PUTRAJAYA: Prime Minister Tan Sri Muhyiddin Yassin will be undertaking official visits to Saudi Arabia and the United Arab Emirates starting March 6. This will be Muhyiddin's first official visit to both countries since assuming office on March 1 last year, said Wisma Putra. The Prime Minister's three-day visit to Saudi Arabia will start on March 6 and from there, he will undertake a visit to the UAE starting March 9. The Prime Minister will be accompanied by a small delegation comprising Foreign Minister Datuk Seri Hishammuddin Hussein, and senior officials from the Prime Minister's Office and Foreign Ministry. "The official visit will be subject to strict Covid-19 preventative SOP as agreed upon by the Health Ministry, the National Security Council (NSC), and by the Ministry of Health of Saudi Arabia and the Ministry of Health and Prevention of the UAE," said Wisma Putra in a statement on Friday (March 5). Among the SOP is for the Malaysian delegation to provide negative ... » Learn More about Muhyiddin to make official visits to Saudi Arabia and UAE
Malaysia health ministry
PETALING JAYA: Four new Covid-19 clusters have been identified, with three linked to workplaces, says the Health Ministry. Its director-general Tan Sri Dr Noor Hisham Abdullah said the other is a community-related cluster. The three work clusters are Lagoon Selatan in Selangor, Jalan Firma Dua in Johor, Jalan Haji Malek in Melaka, while the community cluster is in Bukit Tunggal, Sarawak. In the Lagoon Selatan cluster, workers of a cleaning company located at Jalan Lagoon Selatan in Bandar Sunway, Subang Jaya were screened since Feb 27. As of March 6, some 34 individuals were screened, with 12 testing positive. In the Firma Dua cluster, the index case for the cluster was tested positive for Covid-19 on March 4. The cluster involves factory workers at Jalan Firma 2/1, Kawasan Perindustrian Tebrau 1 in Johor. As of March 6, a total of 139 individuals were screened, with 28 testing positive. The third cluster at Jalan Haji Malek in Jasin, Melaka, involves a group of workers ... » Learn More about Covid-19: Four new clusters identified, three linked to workplaces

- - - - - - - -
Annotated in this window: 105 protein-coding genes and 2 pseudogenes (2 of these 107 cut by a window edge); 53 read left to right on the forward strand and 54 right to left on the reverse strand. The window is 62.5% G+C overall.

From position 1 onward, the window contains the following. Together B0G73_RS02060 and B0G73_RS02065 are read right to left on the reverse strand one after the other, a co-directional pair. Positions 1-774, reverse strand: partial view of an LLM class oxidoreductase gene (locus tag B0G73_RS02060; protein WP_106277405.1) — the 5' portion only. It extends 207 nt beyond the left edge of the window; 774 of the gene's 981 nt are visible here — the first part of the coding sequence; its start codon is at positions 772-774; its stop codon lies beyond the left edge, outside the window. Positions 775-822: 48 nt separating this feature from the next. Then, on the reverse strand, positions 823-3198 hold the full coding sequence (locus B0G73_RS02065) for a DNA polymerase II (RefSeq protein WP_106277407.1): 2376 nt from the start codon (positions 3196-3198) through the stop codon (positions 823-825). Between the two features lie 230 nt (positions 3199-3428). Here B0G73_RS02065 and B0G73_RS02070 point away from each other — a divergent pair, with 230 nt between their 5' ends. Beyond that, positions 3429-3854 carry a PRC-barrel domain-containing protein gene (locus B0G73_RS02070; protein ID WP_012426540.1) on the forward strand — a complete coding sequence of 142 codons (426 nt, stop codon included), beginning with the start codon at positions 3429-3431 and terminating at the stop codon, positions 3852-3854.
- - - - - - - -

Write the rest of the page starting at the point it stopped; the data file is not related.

KUALA LUMPUR (Bernama): The Nigerian variant B1.525 of Covid-19 has important mutations in its spike protein but they do not affect the ability to detect or trace a person infected with the variant, says Tan Sri Dr Noor Hisham Abdullah (pic) . The Health director-general said this is because existing polymerase chain reaction (PCR) kits use multiple targets to detect variants even though that person can be asymptomatic. "Currently, no data suggests that this variant is of more virulence or causes increased fatality, ” he said in a media statement Saturday (March 6) in response to questions on the Nigerian variant. From laboratory study reports, Dr Noor Hisham said, mutation E484K which was also seen in other variants, including the South African (B.1.351) and Brazilian (P.1) variants, had been associated with some level of resistance to neutralising antibodies which were needed to confer protection. The resistance means a possible reduction in the effectiveness of natural ... » Learn More about Covid-19: Nigerian variant does not affect ability to detect, trace infected persons